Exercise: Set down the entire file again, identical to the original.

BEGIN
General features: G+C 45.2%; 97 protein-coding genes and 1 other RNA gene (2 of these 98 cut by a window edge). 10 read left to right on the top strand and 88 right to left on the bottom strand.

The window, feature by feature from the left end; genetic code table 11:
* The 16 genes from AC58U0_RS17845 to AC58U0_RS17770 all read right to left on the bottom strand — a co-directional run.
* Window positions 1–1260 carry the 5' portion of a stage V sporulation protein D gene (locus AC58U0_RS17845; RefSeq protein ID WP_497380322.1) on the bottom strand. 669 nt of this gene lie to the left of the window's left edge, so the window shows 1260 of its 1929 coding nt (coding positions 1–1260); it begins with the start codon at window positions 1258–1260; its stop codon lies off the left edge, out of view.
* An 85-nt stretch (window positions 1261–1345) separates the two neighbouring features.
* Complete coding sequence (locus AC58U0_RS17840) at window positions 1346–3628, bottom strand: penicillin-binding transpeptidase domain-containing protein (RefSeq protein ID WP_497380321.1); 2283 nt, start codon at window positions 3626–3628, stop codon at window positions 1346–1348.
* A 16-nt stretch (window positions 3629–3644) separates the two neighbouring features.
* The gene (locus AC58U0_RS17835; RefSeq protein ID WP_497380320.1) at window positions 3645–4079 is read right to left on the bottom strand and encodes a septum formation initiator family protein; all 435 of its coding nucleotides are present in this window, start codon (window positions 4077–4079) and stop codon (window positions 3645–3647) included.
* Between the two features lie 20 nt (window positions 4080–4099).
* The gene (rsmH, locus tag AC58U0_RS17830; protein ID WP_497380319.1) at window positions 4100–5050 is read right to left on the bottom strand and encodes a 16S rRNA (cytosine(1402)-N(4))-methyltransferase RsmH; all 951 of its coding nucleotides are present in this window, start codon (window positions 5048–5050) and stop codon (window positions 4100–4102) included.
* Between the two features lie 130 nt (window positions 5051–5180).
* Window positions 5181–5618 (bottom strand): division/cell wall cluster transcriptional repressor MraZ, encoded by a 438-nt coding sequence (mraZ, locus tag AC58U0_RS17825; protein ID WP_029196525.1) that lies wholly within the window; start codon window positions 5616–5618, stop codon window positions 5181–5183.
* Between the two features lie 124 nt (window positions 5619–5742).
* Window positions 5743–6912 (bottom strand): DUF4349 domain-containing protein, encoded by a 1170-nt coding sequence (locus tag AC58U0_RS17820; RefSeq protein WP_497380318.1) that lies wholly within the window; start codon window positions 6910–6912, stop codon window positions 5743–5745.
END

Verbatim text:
General features: G+C 45.2%; 97 protein-coding genes and 1 other RNA gene (2 of these 98 cut by a window edge). 10 read left to right on the top strand and 88 right to left on the bottom strand.

The window, feature by feature from the left end; genetic code table 11:
* The 16 genes from AC58U0_RS17845 to AC58U0_RS17770 all read right to left on the bottom strand — a co-directional run.
* Window positions 1–1260 carry the 5' portion of a stage V sporulation protein D gene (locus AC58U0_RS17845; RefSeq protein ID WP_497380322.1) on the bottom strand. 669 nt of this gene lie to the left of the window's left edge, so the window shows 1260 of its 1929 coding nt (coding positions 1–1260); it begins with the start codon at window positions 1258–1260; its stop codon lies off the left edge, out of view.
* An 85-nt stretch (window positions 1261–1345) separates the two neighbouring features.
* Complete coding sequence (locus AC58U0_RS17840) at window positions 1346–3628, bottom strand: penicillin-binding transpeptidase domain-containing protein (RefSeq protein ID WP_497380321.1); 2283 nt, start codon at window positions 3626–3628, stop codon at window positions 1346–1348.
* A 16-nt stretch (window positions 3629–3644) separates the two neighbouring features.
* The gene (locus AC58U0_RS17835; RefSeq protein ID WP_497380320.1) at window positions 3645–4079 is read right to left on the bottom strand and encodes a septum formation initiator family protein; all 435 of its coding nucleotides are present in this window, start codon (window positions 4077–4079) and stop codon (window positions 3645–3647) included.
* Between the two features lie 20 nt (window positions 4080–4099).
* The gene (rsmH, locus tag AC58U0_RS17830; protein ID WP_497380319.1) at window positions 4100–5050 is read right to left on the bottom strand and encodes a 16S rRNA (cytosine(1402)-N(4))-methyltransferase RsmH; all 951 of its coding nucleotides are present in this window, start codon (window positions 5048–5050) and stop codon (window positions 4100–4102) included.
* Between the two features lie 130 nt (window positions 5051–5180).
* Window positions 5181–5618 (bottom strand): division/cell wall cluster transcriptional repressor MraZ, encoded by a 438-nt coding sequence (mraZ, locus tag AC58U0_RS17825; protein ID WP_029196525.1) that lies wholly within the window; start codon window positions 5616–5618, stop codon window positions 5181–5183.
* Between the two features lie 124 nt (window positions 5619–5742).
* Window positions 5743–6912 (bottom strand): DUF4349 domain-containing protein, encoded by a 1170-nt coding sequence (locus tag AC58U0_RS17820; RefSeq protein WP_497380318.1) that lies wholly within the window; start codon window positions 6910–6912, stop codon window positions 5743–5745.